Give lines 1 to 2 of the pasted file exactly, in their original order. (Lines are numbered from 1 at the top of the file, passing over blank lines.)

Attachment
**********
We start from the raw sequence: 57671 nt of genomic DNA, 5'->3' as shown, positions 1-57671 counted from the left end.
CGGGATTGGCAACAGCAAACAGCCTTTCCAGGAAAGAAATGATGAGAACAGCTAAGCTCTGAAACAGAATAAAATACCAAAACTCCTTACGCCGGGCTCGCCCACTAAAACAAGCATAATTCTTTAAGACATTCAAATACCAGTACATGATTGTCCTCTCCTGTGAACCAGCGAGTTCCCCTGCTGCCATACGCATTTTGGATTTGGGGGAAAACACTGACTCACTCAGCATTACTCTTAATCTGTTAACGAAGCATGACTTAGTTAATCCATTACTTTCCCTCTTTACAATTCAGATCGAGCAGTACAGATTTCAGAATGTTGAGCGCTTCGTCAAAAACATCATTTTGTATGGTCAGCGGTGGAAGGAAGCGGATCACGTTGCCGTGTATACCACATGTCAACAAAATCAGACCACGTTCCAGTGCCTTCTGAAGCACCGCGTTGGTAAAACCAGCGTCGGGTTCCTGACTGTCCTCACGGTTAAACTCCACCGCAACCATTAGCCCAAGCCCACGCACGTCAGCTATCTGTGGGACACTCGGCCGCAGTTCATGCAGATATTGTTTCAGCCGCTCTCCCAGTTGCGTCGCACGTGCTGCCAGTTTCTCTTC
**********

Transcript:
We start from the raw sequence: 57671 nt of genomic DNA, 5'->3' as shown, positions 1-57671 counted from the left end.
CGGGATTGGCAACAGCAAACAGCCTTTCCAGGAAAGAAATGATGAGAACAGCTAAGCTCTGAAACAGAATAAAATACCAAAACTCCTTACGCCGGGCTCGCCCACTAAAACAAGCATAATTCTTTAAGACATTCAAATACCAGTACATGATTGTCCTCTCCTGTGAACCAGCGAGTTCCCCTGCTGCCATACGCATTTTGGATTTGGGGGAAAACACTGACTCACTCAGCATTACTCTTAATCTGTTAACGAAGCATGACTTAGTTAATCCATTACTTTCCCTCTTTACAATTCAGATCGAGCAGTACAGATTTCAGAATGTTGAGCGCTTCGTCAAAAACATCATTTTGTATGGTCAGCGGTGGAAGGAAGCGGATCACGTTGCCGTGTATACCACATGTCAACAAAATCAGACCACGTTCCAGTGCCTTCTGAAGCACCGCGTTGGTAAAACCAGCGTCGGGTTCCTGACTGTCCTCACGGTTAAACTCCACCGCAACCATTAGCCCAAGCCCACGCACGTCAGCTATCTGTGGGACACTCGGCCGCAGTTCATGCAGATATTGTTTCAGCCGCTCTCCCAGTTGCGTCGCACGTGCTGCCAGTTTCTCTTC